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Frequently Asked Questions

Frequently Asked Questions are used to provide additional information and/or statutory guidance not found in State Medicaid Director Letters, State Health Official Letters, or CMCS Informational Bulletins. The different sets of FAQs as originally released can be accessed below.Frequently Asked Questions are used to provide additional information and/or statutory guidance not found in State Medicaid Director Letters, State Health Official Letters, or CMCS Informational Bulletins. The different sets of FAQs as originally released can be accessed below.

FAQ Library

Showing 1 to 10 of 21 results

Must the completion of a Managed Long Term Services and Supports (MLTSS) comprehensive care plan take place in the home?

No, for the LTSS Comprehensive Care Plan and Update measure, the care plan does not have to take place in the member’s home. However, it must be done face-to-face unless certain exceptions are met. These exceptions include circumstances in which:

  • The member was offered a face-to-face discussion and refused (either refused a face-to-face encounter or requested a telephone discussion instead of a face-to-face discussion).
  • The state policy, regulation, or other state guidance excludes the member from a requirement for face-to-face discussion of a care plan.

FAQ ID:89146

What if there are multiple Managed Long Term Services and Supports (MLTSS) LTSS Comprehensive Care Plan and Update care plans documented during the measurement period?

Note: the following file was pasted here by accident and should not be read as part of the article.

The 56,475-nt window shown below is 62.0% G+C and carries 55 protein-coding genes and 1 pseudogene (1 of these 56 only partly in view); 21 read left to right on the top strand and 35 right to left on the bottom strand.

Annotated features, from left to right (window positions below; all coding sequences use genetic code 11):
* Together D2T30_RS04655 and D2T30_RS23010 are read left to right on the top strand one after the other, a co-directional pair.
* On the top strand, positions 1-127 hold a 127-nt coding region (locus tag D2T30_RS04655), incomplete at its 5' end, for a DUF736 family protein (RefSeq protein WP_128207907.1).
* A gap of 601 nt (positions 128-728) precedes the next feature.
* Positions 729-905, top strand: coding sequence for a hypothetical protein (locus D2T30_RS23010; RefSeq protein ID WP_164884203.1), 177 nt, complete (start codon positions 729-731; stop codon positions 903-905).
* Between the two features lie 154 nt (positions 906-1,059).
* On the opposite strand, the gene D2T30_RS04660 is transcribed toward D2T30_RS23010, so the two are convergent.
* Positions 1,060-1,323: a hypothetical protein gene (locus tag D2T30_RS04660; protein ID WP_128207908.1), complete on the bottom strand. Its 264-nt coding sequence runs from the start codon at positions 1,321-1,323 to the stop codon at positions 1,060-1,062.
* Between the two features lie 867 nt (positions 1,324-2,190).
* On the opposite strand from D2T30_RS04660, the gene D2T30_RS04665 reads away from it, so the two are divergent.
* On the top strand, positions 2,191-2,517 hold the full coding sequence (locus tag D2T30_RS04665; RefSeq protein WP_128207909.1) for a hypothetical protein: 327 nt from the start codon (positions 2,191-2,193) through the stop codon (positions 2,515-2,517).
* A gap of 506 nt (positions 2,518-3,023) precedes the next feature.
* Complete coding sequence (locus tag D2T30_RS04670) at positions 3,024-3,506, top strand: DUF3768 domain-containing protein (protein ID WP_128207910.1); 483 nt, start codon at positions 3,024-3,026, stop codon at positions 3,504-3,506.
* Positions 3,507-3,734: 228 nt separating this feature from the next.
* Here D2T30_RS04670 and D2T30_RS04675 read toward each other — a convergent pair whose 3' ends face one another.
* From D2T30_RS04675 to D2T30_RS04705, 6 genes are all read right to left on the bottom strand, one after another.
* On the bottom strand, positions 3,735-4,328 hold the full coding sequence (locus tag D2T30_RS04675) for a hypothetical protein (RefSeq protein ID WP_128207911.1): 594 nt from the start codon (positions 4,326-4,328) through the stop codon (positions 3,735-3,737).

Use the most recently updated care plan.

FAQ ID:89151

How should a Managed Long Term Services and Supports (MLTSS) member's refusal to sign an LTSS Comprehensive Care Plan and Update plan be documented?

To meet the LTSS Comprehensive Care Plan and Update measure numerator, the care plan must be signed by the member, unless the care plan is under appeal in the specified timeframe, and there is documentation that the care plan was in appeal. There is an exclusion for members who refuse to take part in care planning. This exclusion is reported with the measure rate, so the overall measure rate can be interpreted correctly. For example, a plan that is not successful at engaging members in care planning, indicated by a high exclusion rate, would suggest the overall rate on the measure should be interpreted with caution.

FAQ ID:89166

What if a Managed Long Term Services and Supports (MLTSS) member could not be reached for the LTSS Comprehensive Care Plan and Update?

There must be documentation that at least three attempts were made to reach the member, and they could not be reached. The rate of exclusion due to inability to reach a member should also be reported along with the measure performance rate.

FAQ ID:89176

What if a Managed Long Term Services and Supports (MLTSS) member either does not have a caregiver involved or does not want their caregiver involved in the LTSS Comprehensive Care Plan and Update? What if a member's caregiver declines to participate in care planning?

In these circumstances, MLTSS plan records should clearly document that no caregiver was involved to satisfy the measure criteria. For example, there are situations in which it may not be appropriate to engage the caregiver, including cases in which the member refused to involve the caregiver, or the invited caregiver declined to participate. Reasons for lack of caregiver involvement are not required; documentation that a caregiver was not involved suffices.